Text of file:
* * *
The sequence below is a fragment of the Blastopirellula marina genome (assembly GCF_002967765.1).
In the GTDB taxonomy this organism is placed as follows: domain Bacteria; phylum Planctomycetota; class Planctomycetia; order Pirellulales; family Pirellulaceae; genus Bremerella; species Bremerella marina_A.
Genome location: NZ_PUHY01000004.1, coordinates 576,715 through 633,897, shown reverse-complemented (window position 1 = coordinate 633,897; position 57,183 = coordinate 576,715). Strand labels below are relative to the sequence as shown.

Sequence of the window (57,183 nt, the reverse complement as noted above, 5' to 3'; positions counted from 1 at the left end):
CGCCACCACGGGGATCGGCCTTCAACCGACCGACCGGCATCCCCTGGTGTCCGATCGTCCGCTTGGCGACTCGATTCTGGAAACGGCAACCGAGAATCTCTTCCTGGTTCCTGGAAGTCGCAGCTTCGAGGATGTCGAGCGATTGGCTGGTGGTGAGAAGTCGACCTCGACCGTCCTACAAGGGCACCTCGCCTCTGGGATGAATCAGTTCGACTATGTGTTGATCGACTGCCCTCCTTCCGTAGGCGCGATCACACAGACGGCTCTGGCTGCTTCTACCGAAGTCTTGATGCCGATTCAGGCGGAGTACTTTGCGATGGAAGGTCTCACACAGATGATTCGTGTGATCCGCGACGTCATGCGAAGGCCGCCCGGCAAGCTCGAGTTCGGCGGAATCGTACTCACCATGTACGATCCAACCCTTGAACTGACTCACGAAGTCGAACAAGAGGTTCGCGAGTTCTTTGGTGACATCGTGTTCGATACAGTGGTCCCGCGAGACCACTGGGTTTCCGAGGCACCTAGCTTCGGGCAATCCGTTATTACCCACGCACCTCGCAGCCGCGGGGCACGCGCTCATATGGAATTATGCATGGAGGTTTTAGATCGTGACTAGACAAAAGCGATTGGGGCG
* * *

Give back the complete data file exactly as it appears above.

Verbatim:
The sequence below is a fragment of the Blastopirellula marina genome (assembly GCF_002967765.1).
In the GTDB taxonomy this organism is placed as follows: domain Bacteria; phylum Planctomycetota; class Planctomycetia; order Pirellulales; family Pirellulaceae; genus Bremerella; species Bremerella marina_A.
Genome location: NZ_PUHY01000004.1, coordinates 576,715 through 633,897, shown reverse-complemented (window position 1 = coordinate 633,897; position 57,183 = coordinate 576,715). Strand labels below are relative to the sequence as shown.

Sequence of the window (57,183 nt, the reverse complement as noted above, 5' to 3'; positions counted from 1 at the left end):
CGCCACCACGGGGATCGGCCTTCAACCGACCGACCGGCATCCCCTGGTGTCCGATCGTCCGCTTGGCGACTCGATTCTGGAAACGGCAACCGAGAATCTCTTCCTGGTTCCTGGAAGTCGCAGCTTCGAGGATGTCGAGCGATTGGCTGGTGGTGAGAAGTCGACCTCGACCGTCCTACAAGGGCACCTCGCCTCTGGGATGAATCAGTTCGACTATGTGTTGATCGACTGCCCTCCTTCCGTAGGCGCGATCACACAGACGGCTCTGGCTGCTTCTACCGAAGTCTTGATGCCGATTCAGGCGGAGTACTTTGCGATGGAAGGTCTCACACAGATGATTCGTGTGATCCGCGACGTCATGCGAAGGCCGCCCGGCAAGCTCGAGTTCGGCGGAATCGTACTCACCATGTACGATCCAACCCTTGAACTGACTCACGAAGTCGAACAAGAGGTTCGCGAGTTCTTTGGTGACATCGTGTTCGATACAGTGGTCCCGCGAGACCACTGGGTTTCCGAGGCACCTAGCTTCGGGCAATCCGTTATTACCCACGCACCTCGCAGCCGCGGGGCACGCGCTCATATGGAATTATGCATGGAGGTTTTAGATCGTGACTAGACAAAAGCGATTGGGGCG